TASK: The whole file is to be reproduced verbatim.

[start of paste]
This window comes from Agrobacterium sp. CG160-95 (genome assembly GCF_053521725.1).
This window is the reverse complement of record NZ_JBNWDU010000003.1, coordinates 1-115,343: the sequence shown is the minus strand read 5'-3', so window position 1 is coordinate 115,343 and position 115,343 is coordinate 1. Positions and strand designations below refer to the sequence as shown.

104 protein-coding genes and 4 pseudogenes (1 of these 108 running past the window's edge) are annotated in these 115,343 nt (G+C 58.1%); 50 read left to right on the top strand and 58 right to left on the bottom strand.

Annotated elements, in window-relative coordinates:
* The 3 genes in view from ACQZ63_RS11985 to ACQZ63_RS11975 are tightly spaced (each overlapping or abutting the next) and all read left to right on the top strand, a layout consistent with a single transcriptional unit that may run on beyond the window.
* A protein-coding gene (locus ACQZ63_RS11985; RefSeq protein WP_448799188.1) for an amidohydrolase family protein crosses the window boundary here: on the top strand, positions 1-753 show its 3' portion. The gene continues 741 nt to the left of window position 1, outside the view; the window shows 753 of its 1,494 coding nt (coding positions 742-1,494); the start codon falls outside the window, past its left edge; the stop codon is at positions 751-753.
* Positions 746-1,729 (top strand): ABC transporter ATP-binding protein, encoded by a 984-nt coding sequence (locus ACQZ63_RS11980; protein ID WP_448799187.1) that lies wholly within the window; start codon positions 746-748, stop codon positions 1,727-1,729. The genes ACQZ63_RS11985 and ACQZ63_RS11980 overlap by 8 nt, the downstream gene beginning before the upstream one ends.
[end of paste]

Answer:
This window comes from Agrobacterium sp. CG160-95 (genome assembly GCF_053521725.1).
This window is the reverse complement of record NZ_JBNWDU010000003.1, coordinates 1-115,343: the sequence shown is the minus strand read 5'-3', so window position 1 is coordinate 115,343 and position 115,343 is coordinate 1. Positions and strand designations below refer to the sequence as shown.

104 protein-coding genes and 4 pseudogenes (1 of these 108 running past the window's edge) are annotated in these 115,343 nt (G+C 58.1%); 50 read left to right on the top strand and 58 right to left on the bottom strand.

Annotated elements, in window-relative coordinates:
* The 3 genes in view from ACQZ63_RS11985 to ACQZ63_RS11975 are tightly spaced (each overlapping or abutting the next) and all read left to right on the top strand, a layout consistent with a single transcriptional unit that may run on beyond the window.
* A protein-coding gene (locus ACQZ63_RS11985; RefSeq protein WP_448799188.1) for an amidohydrolase family protein crosses the window boundary here: on the top strand, positions 1-753 show its 3' portion. The gene continues 741 nt to the left of window position 1, outside the view; the window shows 753 of its 1,494 coding nt (coding positions 742-1,494); the start codon falls outside the window, past its left edge; the stop codon is at positions 751-753.
* Positions 746-1,729 (top strand): ABC transporter ATP-binding protein, encoded by a 984-nt coding sequence (locus ACQZ63_RS11980; protein ID WP_448799187.1) that lies wholly within the window; start codon positions 746-748, stop codon positions 1,727-1,729. The genes ACQZ63_RS11985 and ACQZ63_RS11980 overlap by 8 nt, the downstream gene beginning before the upstream one ends.